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I'm going to help a friend to build a new system with only a 500 Gb SSD and 8 Gb RAM and we want to install Windows 7 and Ubuntu LTS. The usage will be 95% Ubuntu and 5% Windows and the system will remain turned on for maaaany hours for website (not server) purposes. So please help me in these:

  1. Is there a need to create a swap partition, as the memory is enough? If yes - how much?
  2. Should I create manually a /boot partition?
  3. Should I go for manually partitioning or with auto istallation alongside windows?

Please be free to suggest another solution or a new partitioning scheme.

Thanks in advance

closed as primarily opinion-based by mikewhatever, Charles Green, George Udosen, Eric Carvalho, Videonauth Oct 26 '17 at 8:32

Many good questions generate some degree of opinion based on expert experience, but answers to this question will tend to be almost entirely based on opinions, rather than facts, references, or specific expertise. If this question can be reworded to fit the rules in the help center, please edit the question.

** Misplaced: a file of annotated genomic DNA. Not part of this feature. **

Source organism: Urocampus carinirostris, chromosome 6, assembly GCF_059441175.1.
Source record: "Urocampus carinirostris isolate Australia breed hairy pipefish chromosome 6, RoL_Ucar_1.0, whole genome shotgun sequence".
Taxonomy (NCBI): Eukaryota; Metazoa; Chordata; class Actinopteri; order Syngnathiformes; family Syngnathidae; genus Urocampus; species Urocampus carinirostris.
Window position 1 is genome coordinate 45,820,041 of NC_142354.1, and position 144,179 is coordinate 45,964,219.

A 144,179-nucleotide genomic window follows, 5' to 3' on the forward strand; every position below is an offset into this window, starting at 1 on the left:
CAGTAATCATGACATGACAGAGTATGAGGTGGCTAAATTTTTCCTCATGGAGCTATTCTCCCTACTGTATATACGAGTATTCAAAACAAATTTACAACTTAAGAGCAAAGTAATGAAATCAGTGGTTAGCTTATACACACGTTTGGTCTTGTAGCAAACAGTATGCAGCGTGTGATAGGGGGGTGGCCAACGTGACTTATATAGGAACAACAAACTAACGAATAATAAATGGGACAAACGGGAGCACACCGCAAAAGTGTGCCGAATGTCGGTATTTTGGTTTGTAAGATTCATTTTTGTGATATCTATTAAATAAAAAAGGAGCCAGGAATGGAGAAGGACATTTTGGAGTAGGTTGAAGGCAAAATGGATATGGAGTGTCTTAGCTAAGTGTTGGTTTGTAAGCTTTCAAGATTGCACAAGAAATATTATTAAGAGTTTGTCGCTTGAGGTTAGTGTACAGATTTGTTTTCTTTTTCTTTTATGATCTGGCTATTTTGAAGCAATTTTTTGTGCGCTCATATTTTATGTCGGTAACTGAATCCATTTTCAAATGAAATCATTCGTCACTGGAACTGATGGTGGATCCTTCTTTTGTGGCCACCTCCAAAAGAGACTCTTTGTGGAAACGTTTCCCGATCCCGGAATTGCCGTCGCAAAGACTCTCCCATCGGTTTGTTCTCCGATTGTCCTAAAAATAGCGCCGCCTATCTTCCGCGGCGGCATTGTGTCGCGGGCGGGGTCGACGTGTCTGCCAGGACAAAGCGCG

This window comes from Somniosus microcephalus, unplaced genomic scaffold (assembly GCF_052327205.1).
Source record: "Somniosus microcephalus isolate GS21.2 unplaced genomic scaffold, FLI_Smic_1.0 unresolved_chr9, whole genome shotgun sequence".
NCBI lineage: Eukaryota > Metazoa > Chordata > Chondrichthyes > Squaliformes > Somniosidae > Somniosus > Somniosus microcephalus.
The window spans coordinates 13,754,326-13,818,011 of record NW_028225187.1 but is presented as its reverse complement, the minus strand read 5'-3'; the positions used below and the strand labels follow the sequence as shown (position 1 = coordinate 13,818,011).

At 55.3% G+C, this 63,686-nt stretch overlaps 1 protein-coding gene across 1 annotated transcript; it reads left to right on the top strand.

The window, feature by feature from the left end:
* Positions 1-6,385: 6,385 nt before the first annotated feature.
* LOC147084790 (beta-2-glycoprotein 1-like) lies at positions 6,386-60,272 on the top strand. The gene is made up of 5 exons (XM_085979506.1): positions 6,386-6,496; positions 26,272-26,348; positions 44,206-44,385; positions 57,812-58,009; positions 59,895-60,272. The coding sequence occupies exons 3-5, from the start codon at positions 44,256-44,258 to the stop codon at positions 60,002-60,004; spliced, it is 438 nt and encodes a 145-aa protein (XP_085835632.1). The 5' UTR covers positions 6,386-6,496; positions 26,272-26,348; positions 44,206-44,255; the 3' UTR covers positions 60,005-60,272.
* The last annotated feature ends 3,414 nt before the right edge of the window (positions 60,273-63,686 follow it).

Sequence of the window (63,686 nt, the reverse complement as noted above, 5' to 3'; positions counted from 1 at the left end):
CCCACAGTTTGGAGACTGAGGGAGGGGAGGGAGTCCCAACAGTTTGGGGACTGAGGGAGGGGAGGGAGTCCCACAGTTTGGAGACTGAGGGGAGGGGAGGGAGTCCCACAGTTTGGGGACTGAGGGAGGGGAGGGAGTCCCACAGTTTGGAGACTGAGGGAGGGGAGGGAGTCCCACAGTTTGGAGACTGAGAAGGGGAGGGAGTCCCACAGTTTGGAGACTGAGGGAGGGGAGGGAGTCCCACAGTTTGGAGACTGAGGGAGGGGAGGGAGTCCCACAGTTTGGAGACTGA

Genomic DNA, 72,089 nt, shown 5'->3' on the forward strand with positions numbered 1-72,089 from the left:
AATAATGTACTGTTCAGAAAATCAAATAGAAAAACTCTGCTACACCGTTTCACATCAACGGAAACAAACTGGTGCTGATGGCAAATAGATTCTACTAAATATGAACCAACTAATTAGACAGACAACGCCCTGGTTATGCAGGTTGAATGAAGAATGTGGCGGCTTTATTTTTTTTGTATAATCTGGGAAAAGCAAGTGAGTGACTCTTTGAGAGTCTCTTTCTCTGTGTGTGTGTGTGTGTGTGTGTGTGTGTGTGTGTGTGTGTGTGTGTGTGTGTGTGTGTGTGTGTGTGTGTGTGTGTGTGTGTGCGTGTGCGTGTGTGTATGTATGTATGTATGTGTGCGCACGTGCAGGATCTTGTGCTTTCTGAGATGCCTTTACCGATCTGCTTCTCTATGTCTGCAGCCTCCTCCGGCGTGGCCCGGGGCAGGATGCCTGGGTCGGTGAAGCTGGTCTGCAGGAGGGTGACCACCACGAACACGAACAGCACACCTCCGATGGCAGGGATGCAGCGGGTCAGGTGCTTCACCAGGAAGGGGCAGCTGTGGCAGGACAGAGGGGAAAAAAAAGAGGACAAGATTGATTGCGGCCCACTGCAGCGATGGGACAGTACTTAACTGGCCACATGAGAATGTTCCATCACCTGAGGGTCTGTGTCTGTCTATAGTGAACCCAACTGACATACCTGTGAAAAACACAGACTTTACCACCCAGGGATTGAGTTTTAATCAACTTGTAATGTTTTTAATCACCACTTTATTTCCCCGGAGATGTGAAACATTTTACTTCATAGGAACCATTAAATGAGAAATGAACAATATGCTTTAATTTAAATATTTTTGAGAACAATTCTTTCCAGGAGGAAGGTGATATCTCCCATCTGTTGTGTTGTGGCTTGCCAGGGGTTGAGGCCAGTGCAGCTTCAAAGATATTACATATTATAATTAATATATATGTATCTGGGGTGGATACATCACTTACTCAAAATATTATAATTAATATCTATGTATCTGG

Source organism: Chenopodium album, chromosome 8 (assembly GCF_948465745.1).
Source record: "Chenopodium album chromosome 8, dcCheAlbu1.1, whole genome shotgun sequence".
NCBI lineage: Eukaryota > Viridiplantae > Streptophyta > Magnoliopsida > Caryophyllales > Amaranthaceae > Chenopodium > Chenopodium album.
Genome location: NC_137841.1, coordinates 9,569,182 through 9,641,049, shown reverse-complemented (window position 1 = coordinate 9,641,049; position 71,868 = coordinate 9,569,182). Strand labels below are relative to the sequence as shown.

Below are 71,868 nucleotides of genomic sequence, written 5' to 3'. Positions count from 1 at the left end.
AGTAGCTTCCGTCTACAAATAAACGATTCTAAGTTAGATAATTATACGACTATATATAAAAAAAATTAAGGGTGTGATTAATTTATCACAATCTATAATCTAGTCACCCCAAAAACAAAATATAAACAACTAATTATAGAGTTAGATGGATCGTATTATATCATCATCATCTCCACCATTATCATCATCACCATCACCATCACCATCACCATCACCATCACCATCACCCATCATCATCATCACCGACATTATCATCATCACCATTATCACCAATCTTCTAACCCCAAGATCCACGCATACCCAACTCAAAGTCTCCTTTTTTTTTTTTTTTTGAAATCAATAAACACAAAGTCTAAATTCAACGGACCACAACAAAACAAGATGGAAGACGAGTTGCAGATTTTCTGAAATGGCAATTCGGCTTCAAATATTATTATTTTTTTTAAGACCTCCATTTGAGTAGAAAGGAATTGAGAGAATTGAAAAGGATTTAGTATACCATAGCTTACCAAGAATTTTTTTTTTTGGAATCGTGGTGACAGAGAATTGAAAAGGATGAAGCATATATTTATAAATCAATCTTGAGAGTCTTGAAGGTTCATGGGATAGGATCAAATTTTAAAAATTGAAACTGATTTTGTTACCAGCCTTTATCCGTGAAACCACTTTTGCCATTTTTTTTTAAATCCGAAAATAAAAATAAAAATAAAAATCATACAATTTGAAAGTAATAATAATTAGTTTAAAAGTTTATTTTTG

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    If a new system, you may want to use UEFI, not the 35 year old BIOS/MBR. The Windows 7 DVD is BIOS only, but can be copied to a flash drive and some files moved around to make it UEFI bootable. How you boot install media, both Ubuntu & Windows is then how it installs. But you want both systems UEFI boot or both BIOS boot. – oldfred Oct 25 '17 at 2:11
  • @oldfred -- FYI, 64-bit only images of Win7 were EFI compatible – ravery Oct 25 '17 at 9:35
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If you plan to hibernate you need 10-12GB swap. If not, 2-4GB swap should be sufficient unless you do really heavy computing.

A separate /boot partition is unnecessary. Many users that use a separate /boot partition run into problems later as they make it way too small and run out of space after a couple of kernel updates.

Create an 80-100GB partition for the Windows install. If you want a shared data partition also make that and format it ntfs. Leave the rest of the drive unallocated. When installing Ubuntu choose "use unallocated space" and let the installer partition it.

Since you are using Windows 7, I assume you are installing in Legacy/CSM mode. In Legacy mode, it is very important to install Windows first then Ubuntu for the following reasons:

Windows does not see non-windows OSs so the bootloader will not auto configure to boot linux. And manual configuration is very difficult.

Both systems will write their bootloader to the MBR. So we want Ubuntu's bootloader (grub) in the MBR when we are finished, because grub can see and boot Windows.

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